34 thoughts on “December 22, 2015

  1. As a retail employee who works in a store that sells things that kids though older adults buy…. including toys, shirts, etc…. if I made someone’s day by having an item someone missed in putting out stock, or becaue it was put somewhere weird, I’m happy. I like seeing smiling customers. Not the ones who get mad that other people had the audacity to buy a product they wanted….

      • “How is this sad?”

        It isn’t.
        https://xkcd.com/150/

        Insecure adults play only with the things they’re ‘meant’ to play with, such as gardening tools, sudoku, or sports equipment.

        Well-adjusted adults play with anything they find enjoyable. Which can of course include gardening tools, sudoku, or sports equipment: those are great things to play with if you like to. But why restrict *your* recreation based on what *other* people think you ought to like?

          • I’m 27 and go to FanExpo in Toronto every year. Bought a LEGO Ecto-1 set there this year 😀

          • I absolutely LOVE playing Uno, Sorry, and other similar games that are generally geared for younger groups (I do enjoy games meant solely for “older” audiences too, of course). One of the best perks? My 4-year-old can understand the game well enough to play with me without me having to hold her hand the whole time, and frequently beats me. Nothing quite like losing a game of Uno to the kid who doesn’t even know the whole alphabet yet.

    • I’ve known a few, one of them just got his hands on a model kit of the semi from the TV show “BJ and the Bear” and was like a little kid showing it to me today.

      • Good. It means he was feeling excited and happy, and was confident in his right to feel that way about any recreational pursuit he saw fit to. A sign of maturity I can only applaud.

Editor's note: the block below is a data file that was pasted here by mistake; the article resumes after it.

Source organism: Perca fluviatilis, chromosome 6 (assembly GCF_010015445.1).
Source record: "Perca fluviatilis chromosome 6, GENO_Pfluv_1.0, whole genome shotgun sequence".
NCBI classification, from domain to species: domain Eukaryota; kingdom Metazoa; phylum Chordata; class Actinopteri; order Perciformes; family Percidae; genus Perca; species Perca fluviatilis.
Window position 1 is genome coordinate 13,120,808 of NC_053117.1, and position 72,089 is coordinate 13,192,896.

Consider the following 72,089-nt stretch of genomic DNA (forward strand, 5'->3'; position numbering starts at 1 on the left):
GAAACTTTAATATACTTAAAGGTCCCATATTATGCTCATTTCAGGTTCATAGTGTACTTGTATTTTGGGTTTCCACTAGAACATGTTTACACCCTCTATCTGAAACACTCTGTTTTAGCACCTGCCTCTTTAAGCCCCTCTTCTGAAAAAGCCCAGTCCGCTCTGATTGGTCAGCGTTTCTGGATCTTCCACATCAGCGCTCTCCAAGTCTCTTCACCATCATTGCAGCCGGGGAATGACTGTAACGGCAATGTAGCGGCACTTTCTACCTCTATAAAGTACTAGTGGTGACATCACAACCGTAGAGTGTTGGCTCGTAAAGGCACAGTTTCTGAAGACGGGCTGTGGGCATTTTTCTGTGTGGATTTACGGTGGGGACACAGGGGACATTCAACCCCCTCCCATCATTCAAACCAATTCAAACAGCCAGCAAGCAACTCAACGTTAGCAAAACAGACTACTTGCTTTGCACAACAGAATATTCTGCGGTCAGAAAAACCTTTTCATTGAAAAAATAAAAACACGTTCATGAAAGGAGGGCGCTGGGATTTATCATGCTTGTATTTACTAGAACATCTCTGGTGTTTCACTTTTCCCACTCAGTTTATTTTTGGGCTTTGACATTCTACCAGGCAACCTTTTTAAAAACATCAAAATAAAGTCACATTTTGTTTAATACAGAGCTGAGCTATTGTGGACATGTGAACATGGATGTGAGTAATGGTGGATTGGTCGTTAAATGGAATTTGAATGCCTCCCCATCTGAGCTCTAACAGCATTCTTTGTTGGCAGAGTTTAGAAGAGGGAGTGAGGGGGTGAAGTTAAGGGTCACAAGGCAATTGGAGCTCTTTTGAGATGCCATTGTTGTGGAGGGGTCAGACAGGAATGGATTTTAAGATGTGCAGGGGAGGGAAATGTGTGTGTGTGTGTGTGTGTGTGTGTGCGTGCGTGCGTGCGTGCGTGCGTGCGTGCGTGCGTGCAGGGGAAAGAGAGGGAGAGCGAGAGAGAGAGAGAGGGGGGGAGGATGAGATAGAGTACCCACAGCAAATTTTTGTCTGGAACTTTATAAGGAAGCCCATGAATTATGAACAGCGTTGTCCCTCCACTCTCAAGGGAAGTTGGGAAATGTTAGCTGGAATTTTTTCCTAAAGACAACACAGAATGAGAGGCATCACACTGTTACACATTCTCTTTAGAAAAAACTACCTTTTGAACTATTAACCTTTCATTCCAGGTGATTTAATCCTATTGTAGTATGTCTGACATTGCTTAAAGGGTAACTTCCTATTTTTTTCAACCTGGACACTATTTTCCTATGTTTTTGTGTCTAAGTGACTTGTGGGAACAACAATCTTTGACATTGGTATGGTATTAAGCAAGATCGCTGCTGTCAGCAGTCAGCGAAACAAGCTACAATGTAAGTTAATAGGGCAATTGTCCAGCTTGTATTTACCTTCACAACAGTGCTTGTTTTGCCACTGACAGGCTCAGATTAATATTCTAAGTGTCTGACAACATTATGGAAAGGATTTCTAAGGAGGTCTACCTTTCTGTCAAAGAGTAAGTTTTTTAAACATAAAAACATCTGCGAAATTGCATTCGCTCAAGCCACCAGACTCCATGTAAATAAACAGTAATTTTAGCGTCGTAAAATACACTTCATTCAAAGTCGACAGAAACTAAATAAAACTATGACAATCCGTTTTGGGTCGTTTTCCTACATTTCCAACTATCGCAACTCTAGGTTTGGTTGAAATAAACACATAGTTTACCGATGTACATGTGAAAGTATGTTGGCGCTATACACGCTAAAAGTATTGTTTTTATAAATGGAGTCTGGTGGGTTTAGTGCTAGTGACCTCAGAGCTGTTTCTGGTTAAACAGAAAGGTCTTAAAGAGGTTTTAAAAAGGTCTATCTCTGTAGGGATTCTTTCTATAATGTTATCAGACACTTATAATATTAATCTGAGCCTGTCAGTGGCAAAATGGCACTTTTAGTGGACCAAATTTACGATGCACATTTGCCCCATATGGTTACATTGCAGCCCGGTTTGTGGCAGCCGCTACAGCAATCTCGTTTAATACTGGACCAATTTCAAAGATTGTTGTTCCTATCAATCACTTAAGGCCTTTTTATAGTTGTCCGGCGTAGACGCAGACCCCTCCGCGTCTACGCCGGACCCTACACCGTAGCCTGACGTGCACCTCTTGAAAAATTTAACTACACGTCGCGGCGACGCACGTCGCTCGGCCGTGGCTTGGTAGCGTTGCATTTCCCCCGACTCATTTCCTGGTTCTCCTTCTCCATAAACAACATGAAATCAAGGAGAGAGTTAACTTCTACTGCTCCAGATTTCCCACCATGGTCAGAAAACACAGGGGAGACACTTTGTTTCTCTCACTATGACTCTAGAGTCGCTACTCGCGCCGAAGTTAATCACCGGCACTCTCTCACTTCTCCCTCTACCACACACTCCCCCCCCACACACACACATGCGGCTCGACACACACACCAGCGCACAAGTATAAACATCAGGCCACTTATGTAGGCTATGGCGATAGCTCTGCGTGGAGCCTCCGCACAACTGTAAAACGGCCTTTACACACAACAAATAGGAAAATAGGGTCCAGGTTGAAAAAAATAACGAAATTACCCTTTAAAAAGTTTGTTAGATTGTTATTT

• He bad been looking for one for a while now and I had been talking to a customer last week that has a monster model collection that was willing to sell at a decent price (for that kit), so I passed the info on to him when we worked together the next day.

      • Oh, for those to young to remember the show, go straight to the IMDb site to look it up, what Google might return isn’t for the faint of heart or the closed minded!

    • “Sadly”? Hardly, I’m 35 and collect and play with Yugioh cards; there is NOTHING wrong with adults indulging in things that are usually reserved for people of a younger age.

      I can’t wait until my nephew and niece are old enough to get the really cool toys for Christmas so I can play with them.

      If you stay Young at Heart, in some ways, you remain ageless.

  2. There is a downside to all this no one has pointed out. Next time this customer can’t find something out on the floor, she’s going to expect that Cooper or whoever is helping her can go back to “the back” and magically produce the sold out object.

  3. You’re never too old to have a happy childhood.

    The only reason Parrot Lady doesn’t have the LEGO train set(s) under the tree this year is because her car needed new winter tires.

  4. Oh well. Maybe her husband will invite his nephew or niece over if they have no kids of their own. Otherwise let him enjoy it on his own. We all have things we enjoyed as kids that we still enjoy.

  5. Nothing wrong with that at all. I’ve already made my wife aware I want the LEGO Ghostbusters Firehouse as soon as I find an extra $350 lying around.

    • I was going to say, have you seen the prices on some of those kits? While some kits might be for kids, clearly some are for “kids” with adult-sized budgets.

      • Or at least for kids whose parents have deep pockets. My kids asked for some LEGO this year too (they’re currently in a phase where they’re enamored with the Disney-themed sets), and I had to wince when I saw the price tags at the store.

  6. Why is this so unexpected? This current movie was in no way meant for kiddos, kiddos could watch it and start a new generation of fans, but it was certainly made for the nostalgia of older fans.

    As for lego.

    It’s lego.

    It’s pretty much no longer age specific by this point.

    So nothing about this product is age specific at all. Cooper knows Donny of all people, why would he assume people are only buying these things for their kids?

    • Because it’s very rare to see a wife who is openly supportive of her husband’s nerdy hobbies.

      Exceptions being that the wife herself is also nerdy, in which case she’d buy it for herself.

  7. I used to work at a toy kiosk, where a common question to ask was “Is it for a kid?” (because most of our toys were remote-controlled, so while they are kids’ toys, they’re not quite designed for REALLY young kids).

    One customer answered “Yes, I’m looking for something for my 20-year old nephew and my 50-year old husband.”

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